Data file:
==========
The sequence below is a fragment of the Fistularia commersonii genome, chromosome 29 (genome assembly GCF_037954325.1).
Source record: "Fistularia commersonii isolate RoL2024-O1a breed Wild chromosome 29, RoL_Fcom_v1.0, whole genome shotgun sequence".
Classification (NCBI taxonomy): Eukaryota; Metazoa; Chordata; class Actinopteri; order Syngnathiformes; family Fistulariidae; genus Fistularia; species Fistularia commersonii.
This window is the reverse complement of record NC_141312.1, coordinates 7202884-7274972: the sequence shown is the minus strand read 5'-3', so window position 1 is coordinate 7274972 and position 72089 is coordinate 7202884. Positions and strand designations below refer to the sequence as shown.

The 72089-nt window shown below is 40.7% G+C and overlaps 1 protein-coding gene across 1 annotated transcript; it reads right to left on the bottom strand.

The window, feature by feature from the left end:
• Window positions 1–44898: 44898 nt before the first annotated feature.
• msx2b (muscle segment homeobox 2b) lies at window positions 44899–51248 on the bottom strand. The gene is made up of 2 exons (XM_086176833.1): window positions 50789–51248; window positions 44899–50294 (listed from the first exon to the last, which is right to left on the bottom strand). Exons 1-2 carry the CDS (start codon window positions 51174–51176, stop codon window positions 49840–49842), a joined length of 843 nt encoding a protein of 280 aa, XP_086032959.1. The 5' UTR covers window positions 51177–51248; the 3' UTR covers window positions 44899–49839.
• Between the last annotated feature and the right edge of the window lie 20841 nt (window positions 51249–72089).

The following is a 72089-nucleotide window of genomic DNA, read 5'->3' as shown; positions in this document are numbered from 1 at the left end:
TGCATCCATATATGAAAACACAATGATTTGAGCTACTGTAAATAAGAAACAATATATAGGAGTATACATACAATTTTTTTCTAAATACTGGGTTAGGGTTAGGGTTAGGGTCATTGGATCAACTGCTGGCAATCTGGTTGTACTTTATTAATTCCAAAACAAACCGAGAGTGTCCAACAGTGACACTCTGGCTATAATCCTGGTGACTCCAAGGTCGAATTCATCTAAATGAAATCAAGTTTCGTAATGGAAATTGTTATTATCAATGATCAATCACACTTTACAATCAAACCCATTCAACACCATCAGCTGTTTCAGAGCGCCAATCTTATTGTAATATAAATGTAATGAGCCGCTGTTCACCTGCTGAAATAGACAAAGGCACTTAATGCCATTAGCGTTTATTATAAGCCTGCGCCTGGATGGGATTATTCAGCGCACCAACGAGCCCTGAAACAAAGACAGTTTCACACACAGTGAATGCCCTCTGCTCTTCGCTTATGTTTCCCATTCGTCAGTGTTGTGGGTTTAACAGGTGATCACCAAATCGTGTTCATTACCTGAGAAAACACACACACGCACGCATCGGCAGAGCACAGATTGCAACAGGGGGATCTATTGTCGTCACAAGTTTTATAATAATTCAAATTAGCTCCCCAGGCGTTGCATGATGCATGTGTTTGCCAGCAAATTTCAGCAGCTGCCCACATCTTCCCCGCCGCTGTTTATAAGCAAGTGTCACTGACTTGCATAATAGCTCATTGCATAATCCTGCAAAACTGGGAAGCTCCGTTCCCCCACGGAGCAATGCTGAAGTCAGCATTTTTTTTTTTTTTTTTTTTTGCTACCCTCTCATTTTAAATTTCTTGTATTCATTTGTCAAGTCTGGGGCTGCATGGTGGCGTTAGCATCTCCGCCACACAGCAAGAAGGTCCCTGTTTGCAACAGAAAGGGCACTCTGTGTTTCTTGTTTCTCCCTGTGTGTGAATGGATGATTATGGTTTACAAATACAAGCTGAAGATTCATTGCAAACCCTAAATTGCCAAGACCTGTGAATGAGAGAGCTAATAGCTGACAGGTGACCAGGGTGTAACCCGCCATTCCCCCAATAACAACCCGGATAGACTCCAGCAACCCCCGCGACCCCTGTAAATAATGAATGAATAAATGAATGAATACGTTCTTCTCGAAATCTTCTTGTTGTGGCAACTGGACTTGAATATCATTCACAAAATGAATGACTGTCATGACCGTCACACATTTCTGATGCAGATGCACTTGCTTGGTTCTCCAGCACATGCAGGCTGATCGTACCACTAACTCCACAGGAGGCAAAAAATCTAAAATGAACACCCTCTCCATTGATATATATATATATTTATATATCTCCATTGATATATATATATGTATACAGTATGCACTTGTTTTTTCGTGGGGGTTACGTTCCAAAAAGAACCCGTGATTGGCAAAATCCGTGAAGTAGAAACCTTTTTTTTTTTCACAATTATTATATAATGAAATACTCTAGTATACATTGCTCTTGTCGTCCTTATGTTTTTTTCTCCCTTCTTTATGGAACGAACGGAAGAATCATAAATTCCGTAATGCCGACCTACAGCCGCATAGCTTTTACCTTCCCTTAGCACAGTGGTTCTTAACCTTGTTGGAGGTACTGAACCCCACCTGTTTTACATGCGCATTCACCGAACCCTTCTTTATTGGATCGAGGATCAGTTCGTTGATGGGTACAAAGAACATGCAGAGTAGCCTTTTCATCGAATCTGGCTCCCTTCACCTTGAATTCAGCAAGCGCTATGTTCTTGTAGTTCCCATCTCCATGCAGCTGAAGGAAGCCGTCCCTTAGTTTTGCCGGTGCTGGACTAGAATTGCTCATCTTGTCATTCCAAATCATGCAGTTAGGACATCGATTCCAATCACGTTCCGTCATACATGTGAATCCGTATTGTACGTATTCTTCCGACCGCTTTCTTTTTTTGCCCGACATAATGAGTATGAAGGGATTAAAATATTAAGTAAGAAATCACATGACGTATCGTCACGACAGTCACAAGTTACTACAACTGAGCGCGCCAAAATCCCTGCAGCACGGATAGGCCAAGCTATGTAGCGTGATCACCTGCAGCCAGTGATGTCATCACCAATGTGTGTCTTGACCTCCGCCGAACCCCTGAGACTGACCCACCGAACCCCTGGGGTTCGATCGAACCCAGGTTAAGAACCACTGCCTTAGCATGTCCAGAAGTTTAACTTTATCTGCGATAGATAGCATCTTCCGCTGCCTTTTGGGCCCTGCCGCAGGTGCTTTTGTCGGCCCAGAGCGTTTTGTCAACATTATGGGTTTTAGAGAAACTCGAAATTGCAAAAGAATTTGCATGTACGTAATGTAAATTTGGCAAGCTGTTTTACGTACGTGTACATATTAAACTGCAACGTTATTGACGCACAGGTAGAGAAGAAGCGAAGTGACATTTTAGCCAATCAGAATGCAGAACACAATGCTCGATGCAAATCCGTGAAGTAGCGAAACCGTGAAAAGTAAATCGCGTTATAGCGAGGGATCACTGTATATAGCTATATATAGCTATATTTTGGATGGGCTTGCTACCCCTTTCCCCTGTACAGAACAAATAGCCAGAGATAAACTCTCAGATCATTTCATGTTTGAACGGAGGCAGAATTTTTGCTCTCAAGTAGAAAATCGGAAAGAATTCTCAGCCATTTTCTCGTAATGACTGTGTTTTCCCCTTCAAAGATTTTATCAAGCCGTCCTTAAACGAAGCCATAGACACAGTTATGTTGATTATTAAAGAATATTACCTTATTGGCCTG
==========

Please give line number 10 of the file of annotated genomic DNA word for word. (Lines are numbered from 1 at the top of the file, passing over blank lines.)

The following is a 72089-nucleotide window of genomic DNA, read 5'->3' as shown; positions in this document are numbered from 1 at the left end: